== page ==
If you stand at the eastern end of the Serpentine in Hyde Park you will see an elegant memorial among the trees dedicated to Queen Caroline. Wife of George II, a powerful, beautiful and much-loved queen, her 18th century ideas have profoundly influenced what we see as Hyde Park today.
In 1728, with her gardener Charles Bridgeman and under the supervision of Charles Wither, Surveyor General of His Majesty’s Woods, she designed the layout of the lake we now know as the Serpentine. Its winding, naturalistic shape became a first in England, a precursor to the parks of Capability Brown. Before this, artificial lakes were designed along formal, Italianate principles, with straight lines and paved edges.
Queen Caroline’s grand plans included taking almost 300 acres from Hyde Park to form Kensington Gardens, separating the two parks with a long ditch or ha-ha. Her avenues of trees are still reflected in the park’s layout today.
Bridgeman created the Serpentine by damming the eastern outflow of the River Westbourne, which is a tributary of the Thames River. Once a series of monastery fishing ponds, 105 oaks, elms and willows were removed and the site further excavated to create the shape of the lake we know today. Since that time, the lake has become a focal point for many momentous occasions in London, from housing the 1851 Great Exhibition on its southern shore, to hosting the open water swim and triathlon during the 2012 Summer Olympics, and bringing Christo and Jeanne-Claude’s Mastaba to the masses in 2018.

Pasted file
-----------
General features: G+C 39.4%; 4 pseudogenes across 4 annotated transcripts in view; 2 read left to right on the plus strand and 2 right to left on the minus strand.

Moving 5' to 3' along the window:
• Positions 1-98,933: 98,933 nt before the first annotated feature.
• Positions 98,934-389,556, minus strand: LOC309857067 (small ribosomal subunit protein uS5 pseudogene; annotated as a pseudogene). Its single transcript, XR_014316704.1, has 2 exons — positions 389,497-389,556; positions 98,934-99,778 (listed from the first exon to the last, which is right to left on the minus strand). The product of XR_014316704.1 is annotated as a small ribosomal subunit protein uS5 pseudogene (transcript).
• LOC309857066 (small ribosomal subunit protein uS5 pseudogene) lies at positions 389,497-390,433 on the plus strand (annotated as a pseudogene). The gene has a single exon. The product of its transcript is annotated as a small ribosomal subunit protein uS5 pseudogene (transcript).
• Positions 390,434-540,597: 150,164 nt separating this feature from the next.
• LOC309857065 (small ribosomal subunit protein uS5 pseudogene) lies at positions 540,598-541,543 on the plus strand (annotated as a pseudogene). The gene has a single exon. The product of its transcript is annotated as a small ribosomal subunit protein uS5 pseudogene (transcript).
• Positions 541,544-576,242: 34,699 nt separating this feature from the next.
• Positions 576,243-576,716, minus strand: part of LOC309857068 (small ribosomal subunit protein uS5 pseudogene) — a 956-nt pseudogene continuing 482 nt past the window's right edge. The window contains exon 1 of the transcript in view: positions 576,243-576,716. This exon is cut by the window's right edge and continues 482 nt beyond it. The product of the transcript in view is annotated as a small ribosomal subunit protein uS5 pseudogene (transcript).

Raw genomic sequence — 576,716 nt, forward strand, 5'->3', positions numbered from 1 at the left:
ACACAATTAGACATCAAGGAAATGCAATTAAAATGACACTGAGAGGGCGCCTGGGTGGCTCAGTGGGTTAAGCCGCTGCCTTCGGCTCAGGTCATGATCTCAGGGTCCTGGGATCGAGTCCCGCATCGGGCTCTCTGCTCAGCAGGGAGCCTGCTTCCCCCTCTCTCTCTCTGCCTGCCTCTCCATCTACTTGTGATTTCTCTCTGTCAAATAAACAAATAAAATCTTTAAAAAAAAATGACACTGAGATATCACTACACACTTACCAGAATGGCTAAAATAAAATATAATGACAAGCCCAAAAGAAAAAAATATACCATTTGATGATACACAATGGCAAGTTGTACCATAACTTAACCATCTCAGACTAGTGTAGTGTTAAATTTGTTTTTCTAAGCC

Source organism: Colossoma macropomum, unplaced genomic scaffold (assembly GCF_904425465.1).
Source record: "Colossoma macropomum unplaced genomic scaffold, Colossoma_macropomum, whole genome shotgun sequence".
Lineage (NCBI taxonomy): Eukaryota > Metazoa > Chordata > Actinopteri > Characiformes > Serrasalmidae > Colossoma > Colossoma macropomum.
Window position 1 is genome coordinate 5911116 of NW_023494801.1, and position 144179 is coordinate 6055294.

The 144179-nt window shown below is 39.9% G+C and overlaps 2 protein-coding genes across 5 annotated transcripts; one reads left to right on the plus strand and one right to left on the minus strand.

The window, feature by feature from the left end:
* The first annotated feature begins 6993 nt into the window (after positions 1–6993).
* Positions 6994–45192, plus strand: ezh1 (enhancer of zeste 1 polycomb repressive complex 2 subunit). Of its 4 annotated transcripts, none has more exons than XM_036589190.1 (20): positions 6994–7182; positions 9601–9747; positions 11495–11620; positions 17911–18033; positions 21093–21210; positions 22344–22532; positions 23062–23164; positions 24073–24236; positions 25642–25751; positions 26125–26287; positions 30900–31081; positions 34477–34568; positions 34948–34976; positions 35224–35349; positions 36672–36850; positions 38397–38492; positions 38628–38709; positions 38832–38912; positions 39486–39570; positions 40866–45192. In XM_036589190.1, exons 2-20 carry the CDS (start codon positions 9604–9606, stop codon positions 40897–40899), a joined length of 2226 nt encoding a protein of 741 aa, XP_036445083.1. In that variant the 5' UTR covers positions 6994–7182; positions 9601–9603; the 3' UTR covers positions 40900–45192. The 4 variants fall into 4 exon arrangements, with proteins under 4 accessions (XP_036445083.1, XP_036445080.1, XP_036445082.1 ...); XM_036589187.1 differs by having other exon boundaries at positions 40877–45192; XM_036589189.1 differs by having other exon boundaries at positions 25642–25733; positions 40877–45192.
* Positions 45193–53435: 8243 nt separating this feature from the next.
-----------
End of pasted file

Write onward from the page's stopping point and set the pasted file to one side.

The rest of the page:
The name, Serpentine, actually only refers to the eastern half of the water body. The portion of the lake in Kensington Gardens is called Long Water.
Queen Caroline’s motivations for claiming 300 acres of Hyde Park to develop a more landscaped garden were a bit selfish. At the time, Hyde Park, a former hunting ground, was open to the public and she wanted to extend the ground around Kensington Palace and keep the public out. She created many of the beautiful features that now everyone can enjoy today, including the Round Pond and two summerhouses, one of which still stands today (the Queen’s Temple).
But Caroline was also known for her progressive political beliefs and was championed by the people. She politically supported Sir Robert Walpole, Britain’s first de facto prime minister, persuading her husband to keep him on. During George II’s four absences from the country during his reign, Caroline was appointed Regent, ruling in his absence – and many believed it was her who ruled even in his presence. She was greatly mourned on her death and the king refused to remarry, despite her deathbed request that he do so.
She was a remarkable woman who used her status to improve the lives of the British people, as well as leaving us with one of the most iconic views in London: the Serpentine.